Track your food: The USDA and the U.S. Department of Health teamed up to create an easy way to build a healthy diet for yourself. If you would like to learn more about ways to track your food, please discuss with your healthcare provider.

Maintain your cholesterol: Because cholesterol is made from the liver, it is only found in foods of animal origin (not in plant-based foods).

  • Dietary guidance to achieve cardiovascular health should remain focused on adopting a healthy dietary pattern (i.e. DASH diet or Mediterranean Diet). These diets are inherently lower in cholesterol as they emphasize fruits, vegetables, whole grains, low fat or fat-free dairy products, lean protein sources, nuts, seeds and liquid vegetable oils.

Fiber: As part of a healthy diet, fiber can reduce cholesterol. Dietary fiber is a type of carbohydrate that the body cannot digest. It’s found primarily in whole grains, fruits, vegetables and beans. A diet rich in fiber has health benefits beyond cholesterol control: it helps control blood sugar, promote regularity, prevent gastrointestinal disease and helps in weight management. There are two types of dietary fiber: soluble and insoluble.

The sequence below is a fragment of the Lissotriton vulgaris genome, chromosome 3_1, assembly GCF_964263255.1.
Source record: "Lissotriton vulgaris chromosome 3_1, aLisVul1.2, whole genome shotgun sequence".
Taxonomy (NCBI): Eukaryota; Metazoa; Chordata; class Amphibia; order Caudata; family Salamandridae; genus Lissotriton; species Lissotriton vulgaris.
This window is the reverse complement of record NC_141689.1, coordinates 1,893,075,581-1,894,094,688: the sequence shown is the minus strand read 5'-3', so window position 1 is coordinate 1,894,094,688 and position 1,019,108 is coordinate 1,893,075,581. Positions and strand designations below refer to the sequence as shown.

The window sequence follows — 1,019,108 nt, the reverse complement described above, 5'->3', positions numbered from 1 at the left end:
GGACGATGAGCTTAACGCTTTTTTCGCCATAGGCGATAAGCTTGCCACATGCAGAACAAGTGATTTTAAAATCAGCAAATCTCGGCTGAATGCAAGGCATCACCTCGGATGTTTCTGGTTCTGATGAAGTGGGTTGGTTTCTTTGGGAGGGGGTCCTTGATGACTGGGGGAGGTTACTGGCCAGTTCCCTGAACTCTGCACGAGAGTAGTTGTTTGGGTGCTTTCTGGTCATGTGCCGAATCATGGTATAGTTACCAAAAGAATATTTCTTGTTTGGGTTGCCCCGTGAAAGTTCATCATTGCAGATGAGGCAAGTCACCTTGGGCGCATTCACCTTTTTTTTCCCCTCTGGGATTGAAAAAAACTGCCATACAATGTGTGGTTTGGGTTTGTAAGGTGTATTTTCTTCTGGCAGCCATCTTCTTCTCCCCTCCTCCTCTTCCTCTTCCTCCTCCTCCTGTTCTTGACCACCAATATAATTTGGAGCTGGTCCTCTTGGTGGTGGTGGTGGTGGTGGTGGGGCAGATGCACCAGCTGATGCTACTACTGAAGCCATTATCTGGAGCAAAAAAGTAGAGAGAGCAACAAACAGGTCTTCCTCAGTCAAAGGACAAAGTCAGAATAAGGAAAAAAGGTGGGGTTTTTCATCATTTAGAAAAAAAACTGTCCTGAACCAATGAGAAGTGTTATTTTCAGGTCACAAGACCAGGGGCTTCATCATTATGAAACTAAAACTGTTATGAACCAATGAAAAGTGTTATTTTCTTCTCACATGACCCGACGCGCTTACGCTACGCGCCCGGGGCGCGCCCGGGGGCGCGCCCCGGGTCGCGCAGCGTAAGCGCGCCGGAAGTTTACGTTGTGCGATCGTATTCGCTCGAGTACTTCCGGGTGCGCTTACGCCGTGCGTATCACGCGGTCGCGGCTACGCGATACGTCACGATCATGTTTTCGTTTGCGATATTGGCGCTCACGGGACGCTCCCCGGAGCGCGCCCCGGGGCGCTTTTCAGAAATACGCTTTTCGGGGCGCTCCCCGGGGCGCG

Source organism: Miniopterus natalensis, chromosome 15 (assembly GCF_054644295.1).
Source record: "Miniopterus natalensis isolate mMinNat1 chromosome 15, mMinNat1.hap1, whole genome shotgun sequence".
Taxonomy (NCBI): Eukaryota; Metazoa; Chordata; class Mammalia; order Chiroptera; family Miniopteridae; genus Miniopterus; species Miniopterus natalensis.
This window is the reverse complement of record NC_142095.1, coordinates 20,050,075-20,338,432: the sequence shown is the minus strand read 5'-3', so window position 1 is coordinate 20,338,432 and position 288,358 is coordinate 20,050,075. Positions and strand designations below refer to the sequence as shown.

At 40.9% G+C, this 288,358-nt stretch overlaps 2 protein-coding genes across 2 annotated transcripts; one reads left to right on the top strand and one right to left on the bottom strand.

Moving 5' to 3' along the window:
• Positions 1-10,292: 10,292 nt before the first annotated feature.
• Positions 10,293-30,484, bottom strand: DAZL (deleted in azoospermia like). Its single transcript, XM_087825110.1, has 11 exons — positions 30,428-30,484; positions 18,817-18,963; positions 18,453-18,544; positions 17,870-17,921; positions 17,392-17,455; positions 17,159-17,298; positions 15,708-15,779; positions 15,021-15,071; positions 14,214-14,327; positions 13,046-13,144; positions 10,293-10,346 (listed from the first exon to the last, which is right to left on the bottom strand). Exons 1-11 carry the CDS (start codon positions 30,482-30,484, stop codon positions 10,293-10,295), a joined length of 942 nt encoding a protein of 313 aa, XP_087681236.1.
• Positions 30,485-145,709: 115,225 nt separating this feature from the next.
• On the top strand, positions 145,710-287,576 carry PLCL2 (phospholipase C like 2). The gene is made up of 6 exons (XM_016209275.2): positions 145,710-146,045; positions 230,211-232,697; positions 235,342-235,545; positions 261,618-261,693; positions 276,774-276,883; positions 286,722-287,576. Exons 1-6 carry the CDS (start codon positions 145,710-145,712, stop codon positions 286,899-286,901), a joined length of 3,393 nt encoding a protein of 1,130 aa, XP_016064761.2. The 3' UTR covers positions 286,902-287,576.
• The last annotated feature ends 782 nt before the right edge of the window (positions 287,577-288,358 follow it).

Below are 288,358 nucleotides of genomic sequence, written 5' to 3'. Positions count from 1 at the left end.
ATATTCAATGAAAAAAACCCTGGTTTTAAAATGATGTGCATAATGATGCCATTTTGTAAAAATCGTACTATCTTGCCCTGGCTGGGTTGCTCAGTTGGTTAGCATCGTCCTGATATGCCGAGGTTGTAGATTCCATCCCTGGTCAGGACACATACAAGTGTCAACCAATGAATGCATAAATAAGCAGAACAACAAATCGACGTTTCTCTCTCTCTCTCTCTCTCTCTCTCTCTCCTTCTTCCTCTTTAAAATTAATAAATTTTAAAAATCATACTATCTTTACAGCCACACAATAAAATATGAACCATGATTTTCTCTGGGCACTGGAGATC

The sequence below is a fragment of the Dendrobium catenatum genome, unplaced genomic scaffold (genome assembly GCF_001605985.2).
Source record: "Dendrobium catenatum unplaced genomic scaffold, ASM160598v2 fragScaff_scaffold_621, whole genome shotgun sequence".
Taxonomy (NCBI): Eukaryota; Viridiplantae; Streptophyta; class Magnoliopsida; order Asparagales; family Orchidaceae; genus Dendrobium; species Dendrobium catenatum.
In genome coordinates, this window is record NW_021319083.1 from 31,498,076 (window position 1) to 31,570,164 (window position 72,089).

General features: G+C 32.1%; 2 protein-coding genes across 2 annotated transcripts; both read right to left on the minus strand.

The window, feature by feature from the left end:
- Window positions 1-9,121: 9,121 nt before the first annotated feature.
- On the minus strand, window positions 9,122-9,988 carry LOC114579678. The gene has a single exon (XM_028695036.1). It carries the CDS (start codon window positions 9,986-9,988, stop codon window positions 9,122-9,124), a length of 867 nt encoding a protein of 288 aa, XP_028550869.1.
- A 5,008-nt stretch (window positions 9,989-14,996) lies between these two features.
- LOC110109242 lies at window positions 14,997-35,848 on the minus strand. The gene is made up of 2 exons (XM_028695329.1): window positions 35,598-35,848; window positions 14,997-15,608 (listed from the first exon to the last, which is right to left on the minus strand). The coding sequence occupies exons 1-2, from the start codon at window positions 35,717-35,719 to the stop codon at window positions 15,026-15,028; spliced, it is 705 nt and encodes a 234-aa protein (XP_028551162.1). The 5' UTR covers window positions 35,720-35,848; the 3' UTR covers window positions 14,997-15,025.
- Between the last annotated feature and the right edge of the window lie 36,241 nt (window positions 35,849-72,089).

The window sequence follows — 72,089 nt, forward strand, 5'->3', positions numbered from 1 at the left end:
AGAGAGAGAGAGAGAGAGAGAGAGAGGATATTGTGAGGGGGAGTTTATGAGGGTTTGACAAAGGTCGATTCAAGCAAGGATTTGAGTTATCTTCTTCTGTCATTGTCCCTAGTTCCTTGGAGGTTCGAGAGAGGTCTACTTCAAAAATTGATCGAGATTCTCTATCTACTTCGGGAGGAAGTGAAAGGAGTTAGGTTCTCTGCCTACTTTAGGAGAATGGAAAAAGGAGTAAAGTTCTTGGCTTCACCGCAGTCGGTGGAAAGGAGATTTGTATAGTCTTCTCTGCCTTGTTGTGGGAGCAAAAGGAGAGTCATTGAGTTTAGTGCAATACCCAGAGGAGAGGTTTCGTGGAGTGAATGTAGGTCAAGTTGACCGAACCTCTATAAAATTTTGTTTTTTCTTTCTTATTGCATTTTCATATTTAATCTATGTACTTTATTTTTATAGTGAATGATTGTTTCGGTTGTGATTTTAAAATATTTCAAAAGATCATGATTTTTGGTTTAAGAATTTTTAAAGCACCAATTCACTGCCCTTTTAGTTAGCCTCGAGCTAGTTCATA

• Soluble fiber: Provides the greatest heart-health benefit because it helps to lower total and LDL-cholesterol. Good sources of soluble fiber include oats, oat bran, barley, legumes (such as dried beans, lentils and split peas), psyllium, flaxseed, apples, pears and citrus fruits.
  • Insoluble fiber: Generally referred to as “roughage.” Insoluble fiber promotes regularity, adds bulk and softness to stools, helps with weight regulation and helps prevent many gastrointestinal disorders. Good sources of insoluble fiber include wheat bran, whole wheat and other whole grain cereals and breads, nuts and vegetables.

Various Diets Used to Lower Risk of Cardiovascular Disease

DASH diet

The Dietary Approaches to Stop Hypertension (DASH) is a diet rich in fruits, vegetables, low fat or nonfat dairy. It also includes mostly whole grains; lean meats, fish and poultry; nuts and beans. It is high fiber and low to moderate in fat. It is rich in potassium, magnesium, calcium, and fiber. It is a plan that follows US guidelines for sodium content, along with vitamins and minerals. In addition to lowering blood pressure, the DASH eating plan lowers cholesterol, improves insulin sensitivity and makes it easy to lose weight.

Mediterranean diet

There's no one "Mediterranean" diet. At least 16 countries border the Mediterranean Sea. But the common Mediterranean dietary pattern has these characteristics: high consumption of fruits (particularly fresh), vegetables (emphasizing root and green varieties), whole grains (cereals, breads, rice or pasta), beans, nuts and seeds (walnuts, almonds or hazelnuts); olive or canola oil; lower-fat or fat-free dairy products, fish (rich in omega 3 fatty acids) and little red meat is eaten; eggs are consumed zero to four times a week; red wine is consumed in low to moderate amounts. The diet encourages taking the time to eat with family and friends.